With belief in the company’s new product, Honda has invested $267 million into its Marysville, Ohio, plant where the Accord, Acura TLX, and Acura ILX are assembled. With 300 additional employees, American Honda is following the lead of Toyota’s all-new 2018 Camry.
At the Camry’s Georgetown, Kentucky, assembly plant, production of the new TNGA-based Camry required Toyota to build up its employee count to the highest level ever. That’s certainly not the way rivals are approaching America’s midsize segment. You’ll recall that General Motors cut Chevrolet Malibu production — and consequently, jobs — in Kansas City earlier this summer. Prior to the new Camry’s launch this summer, the Malibu was the freshest midsize sedan on the block, yet Malibu sales have plunged by more than a fifth in 2017.
Ohio production of the 2018 Honda Accord began yesterday, September 18th. But what do Honda’s vague sales forecasts mean in the broader American midsize segment?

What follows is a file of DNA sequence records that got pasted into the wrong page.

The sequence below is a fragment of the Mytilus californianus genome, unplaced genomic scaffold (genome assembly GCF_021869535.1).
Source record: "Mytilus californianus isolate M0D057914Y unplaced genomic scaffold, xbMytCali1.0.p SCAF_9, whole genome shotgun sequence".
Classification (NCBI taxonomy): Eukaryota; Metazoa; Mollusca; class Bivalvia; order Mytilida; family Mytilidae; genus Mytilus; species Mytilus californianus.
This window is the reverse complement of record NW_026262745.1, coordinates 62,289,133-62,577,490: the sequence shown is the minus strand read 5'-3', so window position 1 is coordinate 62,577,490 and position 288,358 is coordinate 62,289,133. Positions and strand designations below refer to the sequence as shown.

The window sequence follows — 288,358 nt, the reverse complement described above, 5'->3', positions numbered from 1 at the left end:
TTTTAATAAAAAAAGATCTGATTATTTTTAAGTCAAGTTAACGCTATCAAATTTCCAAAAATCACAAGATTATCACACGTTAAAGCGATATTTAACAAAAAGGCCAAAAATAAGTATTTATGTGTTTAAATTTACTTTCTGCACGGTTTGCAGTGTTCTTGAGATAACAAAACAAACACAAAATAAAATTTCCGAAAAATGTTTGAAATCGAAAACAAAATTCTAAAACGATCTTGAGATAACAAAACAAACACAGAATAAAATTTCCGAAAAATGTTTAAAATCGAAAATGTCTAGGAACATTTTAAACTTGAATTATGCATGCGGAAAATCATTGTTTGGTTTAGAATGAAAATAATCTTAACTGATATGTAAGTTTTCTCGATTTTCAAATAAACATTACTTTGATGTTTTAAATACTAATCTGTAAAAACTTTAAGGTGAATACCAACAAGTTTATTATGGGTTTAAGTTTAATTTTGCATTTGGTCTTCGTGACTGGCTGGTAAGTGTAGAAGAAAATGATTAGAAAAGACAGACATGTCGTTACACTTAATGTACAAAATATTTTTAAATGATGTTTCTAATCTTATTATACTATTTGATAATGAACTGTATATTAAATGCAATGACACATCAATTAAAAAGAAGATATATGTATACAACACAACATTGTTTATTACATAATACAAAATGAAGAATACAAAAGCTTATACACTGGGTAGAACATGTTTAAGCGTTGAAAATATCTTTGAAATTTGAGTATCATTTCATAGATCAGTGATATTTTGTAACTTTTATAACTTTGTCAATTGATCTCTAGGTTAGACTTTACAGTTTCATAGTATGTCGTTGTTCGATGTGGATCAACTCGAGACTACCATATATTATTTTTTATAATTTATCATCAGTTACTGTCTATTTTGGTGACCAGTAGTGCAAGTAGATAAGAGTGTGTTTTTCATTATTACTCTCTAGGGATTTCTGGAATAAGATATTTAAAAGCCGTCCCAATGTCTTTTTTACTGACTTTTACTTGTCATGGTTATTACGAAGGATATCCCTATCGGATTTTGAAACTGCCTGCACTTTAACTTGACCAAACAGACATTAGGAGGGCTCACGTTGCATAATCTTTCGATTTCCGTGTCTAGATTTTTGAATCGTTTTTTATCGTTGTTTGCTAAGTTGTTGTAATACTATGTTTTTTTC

More market share.
The long-established U.S. auto industry is essentially impossible to turn on its head. An automaker can’t simply show up with a new brand or a new philosophy or new design tactics and instantly upset the apple cart.
Just as you can’t teach an old dog new tricks, it’s difficult to teach an old automobile market to adopt new buying habits. Market share swings are incremental. Progress is slow. At Acura, for example, facelifts of the TLX and RLX sedans and improved availability of the MDX (after moving some production to Ohio) will likely not combine to increase the brand’s market share by even one-tenth of one percent.
Given the difficulties faced by Acura in America — sales have fallen by more than a quarter since 2005 — Honda’s premium brand is turning its gaze to a larger, fresher, less established market. A market where buying habits are not cemented, where market share is still up for grabs, where market-specific vehicles are the norm.
And if Acura can soon succeed in China, where the brand has high hopes for the near-term, then Acura stands a much better chance of succeeding in America.